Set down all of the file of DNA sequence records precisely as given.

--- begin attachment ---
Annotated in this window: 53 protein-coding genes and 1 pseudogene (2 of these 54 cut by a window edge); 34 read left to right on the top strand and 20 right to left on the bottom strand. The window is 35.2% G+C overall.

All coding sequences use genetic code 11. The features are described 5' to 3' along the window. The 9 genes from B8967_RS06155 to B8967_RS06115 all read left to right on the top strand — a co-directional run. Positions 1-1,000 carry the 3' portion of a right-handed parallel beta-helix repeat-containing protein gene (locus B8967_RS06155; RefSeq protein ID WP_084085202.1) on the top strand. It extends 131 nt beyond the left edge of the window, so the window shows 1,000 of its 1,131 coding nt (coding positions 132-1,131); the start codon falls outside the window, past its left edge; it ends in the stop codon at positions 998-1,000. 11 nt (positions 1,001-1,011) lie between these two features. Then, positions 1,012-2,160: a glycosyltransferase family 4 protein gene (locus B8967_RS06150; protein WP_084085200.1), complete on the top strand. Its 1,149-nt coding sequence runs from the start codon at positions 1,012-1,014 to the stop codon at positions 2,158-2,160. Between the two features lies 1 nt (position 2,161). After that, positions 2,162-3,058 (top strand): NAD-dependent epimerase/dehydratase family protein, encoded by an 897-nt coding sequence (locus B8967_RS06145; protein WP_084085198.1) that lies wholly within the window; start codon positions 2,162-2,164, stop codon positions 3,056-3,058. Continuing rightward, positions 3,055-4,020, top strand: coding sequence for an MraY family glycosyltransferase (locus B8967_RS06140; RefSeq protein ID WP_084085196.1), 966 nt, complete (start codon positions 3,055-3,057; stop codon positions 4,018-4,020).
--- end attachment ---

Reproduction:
Annotated in this window: 53 protein-coding genes and 1 pseudogene (2 of these 54 cut by a window edge); 34 read left to right on the top strand and 20 right to left on the bottom strand. The window is 35.2% G+C overall.

All coding sequences use genetic code 11. The features are described 5' to 3' along the window. The 9 genes from B8967_RS06155 to B8967_RS06115 all read left to right on the top strand — a co-directional run. Positions 1-1,000 carry the 3' portion of a right-handed parallel beta-helix repeat-containing protein gene (locus B8967_RS06155; RefSeq protein ID WP_084085202.1) on the top strand. It extends 131 nt beyond the left edge of the window, so the window shows 1,000 of its 1,131 coding nt (coding positions 132-1,131); the start codon falls outside the window, past its left edge; it ends in the stop codon at positions 998-1,000. 11 nt (positions 1,001-1,011) lie between these two features. Then, positions 1,012-2,160: a glycosyltransferase family 4 protein gene (locus B8967_RS06150; protein WP_084085200.1), complete on the top strand. Its 1,149-nt coding sequence runs from the start codon at positions 1,012-1,014 to the stop codon at positions 2,158-2,160. Between the two features lies 1 nt (position 2,161). After that, positions 2,162-3,058 (top strand): NAD-dependent epimerase/dehydratase family protein, encoded by an 897-nt coding sequence (locus B8967_RS06145; protein WP_084085198.1) that lies wholly within the window; start codon positions 2,162-2,164, stop codon positions 3,056-3,058. Continuing rightward, positions 3,055-4,020, top strand: coding sequence for an MraY family glycosyltransferase (locus B8967_RS06140; RefSeq protein ID WP_084085196.1), 966 nt, complete (start codon positions 3,055-3,057; stop codon positions 4,018-4,020).